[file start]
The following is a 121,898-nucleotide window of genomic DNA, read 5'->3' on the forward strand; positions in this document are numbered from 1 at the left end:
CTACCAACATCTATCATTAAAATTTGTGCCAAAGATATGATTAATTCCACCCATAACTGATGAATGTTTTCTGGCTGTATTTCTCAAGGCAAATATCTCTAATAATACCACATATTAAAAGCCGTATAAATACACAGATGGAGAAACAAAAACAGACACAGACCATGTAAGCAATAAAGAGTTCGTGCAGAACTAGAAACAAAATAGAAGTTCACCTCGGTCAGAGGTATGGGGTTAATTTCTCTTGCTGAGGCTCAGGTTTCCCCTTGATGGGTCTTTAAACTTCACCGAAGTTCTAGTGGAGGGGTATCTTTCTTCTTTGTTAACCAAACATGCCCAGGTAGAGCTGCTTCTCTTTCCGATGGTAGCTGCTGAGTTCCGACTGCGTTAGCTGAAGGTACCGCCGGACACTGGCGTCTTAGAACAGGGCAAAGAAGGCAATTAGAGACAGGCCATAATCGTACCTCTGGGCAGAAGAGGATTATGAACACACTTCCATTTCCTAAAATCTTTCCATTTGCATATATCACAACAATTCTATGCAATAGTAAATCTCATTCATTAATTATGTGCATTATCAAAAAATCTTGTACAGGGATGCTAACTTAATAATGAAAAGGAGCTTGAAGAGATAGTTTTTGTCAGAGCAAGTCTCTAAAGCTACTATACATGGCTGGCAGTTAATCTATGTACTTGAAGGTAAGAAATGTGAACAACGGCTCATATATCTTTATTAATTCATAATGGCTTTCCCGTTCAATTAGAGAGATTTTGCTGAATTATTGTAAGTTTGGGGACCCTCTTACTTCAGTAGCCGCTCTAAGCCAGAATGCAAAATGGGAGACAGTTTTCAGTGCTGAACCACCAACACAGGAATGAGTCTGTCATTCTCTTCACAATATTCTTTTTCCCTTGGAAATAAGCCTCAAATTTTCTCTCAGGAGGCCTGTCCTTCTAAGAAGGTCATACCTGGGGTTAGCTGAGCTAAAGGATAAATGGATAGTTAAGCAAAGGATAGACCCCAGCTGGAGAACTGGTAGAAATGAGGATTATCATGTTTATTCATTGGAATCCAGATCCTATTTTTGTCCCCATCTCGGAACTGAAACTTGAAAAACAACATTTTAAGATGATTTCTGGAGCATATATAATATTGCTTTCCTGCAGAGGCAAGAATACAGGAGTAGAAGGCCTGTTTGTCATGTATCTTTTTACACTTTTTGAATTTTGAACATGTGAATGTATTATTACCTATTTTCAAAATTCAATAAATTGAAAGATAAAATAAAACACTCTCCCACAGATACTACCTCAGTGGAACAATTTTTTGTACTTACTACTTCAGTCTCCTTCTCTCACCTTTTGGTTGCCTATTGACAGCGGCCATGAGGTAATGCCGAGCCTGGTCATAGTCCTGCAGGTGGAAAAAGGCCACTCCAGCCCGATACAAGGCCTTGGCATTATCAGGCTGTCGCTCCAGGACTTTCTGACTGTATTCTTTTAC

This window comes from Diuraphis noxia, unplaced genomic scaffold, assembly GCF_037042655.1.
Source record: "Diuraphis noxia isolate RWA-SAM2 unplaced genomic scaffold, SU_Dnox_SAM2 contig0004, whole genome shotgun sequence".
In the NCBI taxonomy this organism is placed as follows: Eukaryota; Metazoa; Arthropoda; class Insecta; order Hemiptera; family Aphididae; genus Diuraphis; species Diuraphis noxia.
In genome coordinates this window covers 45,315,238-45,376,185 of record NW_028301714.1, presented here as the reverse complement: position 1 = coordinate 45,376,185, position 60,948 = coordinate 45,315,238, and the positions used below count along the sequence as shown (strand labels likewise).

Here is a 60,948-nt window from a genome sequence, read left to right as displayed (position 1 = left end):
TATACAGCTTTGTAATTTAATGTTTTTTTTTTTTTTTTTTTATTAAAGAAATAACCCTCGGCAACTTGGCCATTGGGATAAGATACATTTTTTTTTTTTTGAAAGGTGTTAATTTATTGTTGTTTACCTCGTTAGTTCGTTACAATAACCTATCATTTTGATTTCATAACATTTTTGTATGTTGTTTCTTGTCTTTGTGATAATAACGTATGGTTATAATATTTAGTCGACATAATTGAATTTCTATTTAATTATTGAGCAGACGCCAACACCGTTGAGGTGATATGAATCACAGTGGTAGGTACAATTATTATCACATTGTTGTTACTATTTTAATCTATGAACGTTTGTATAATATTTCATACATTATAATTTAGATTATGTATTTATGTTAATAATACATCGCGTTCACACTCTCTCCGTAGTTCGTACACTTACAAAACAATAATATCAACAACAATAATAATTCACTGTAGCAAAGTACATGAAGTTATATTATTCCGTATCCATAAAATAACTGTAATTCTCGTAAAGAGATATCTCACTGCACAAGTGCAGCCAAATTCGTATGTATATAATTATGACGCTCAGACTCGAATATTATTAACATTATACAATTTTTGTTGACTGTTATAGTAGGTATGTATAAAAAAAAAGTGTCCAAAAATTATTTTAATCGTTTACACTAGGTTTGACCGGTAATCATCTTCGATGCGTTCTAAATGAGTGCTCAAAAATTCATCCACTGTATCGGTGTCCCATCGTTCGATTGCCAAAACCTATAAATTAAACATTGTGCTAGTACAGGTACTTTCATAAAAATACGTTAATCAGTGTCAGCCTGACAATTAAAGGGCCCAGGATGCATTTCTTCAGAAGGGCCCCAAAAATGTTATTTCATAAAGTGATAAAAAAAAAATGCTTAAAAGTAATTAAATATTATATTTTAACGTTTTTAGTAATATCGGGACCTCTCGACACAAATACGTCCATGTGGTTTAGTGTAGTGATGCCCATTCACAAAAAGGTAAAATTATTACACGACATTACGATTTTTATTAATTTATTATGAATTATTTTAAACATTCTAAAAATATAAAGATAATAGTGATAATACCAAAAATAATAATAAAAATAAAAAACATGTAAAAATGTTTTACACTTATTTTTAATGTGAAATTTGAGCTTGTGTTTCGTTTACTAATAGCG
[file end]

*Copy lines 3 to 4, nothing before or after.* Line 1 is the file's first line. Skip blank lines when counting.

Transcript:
This window comes from Diuraphis noxia, unplaced genomic scaffold, assembly GCF_037042655.1.
Source record: "Diuraphis noxia isolate RWA-SAM2 unplaced genomic scaffold, SU_Dnox_SAM2 contig0004, whole genome shotgun sequence".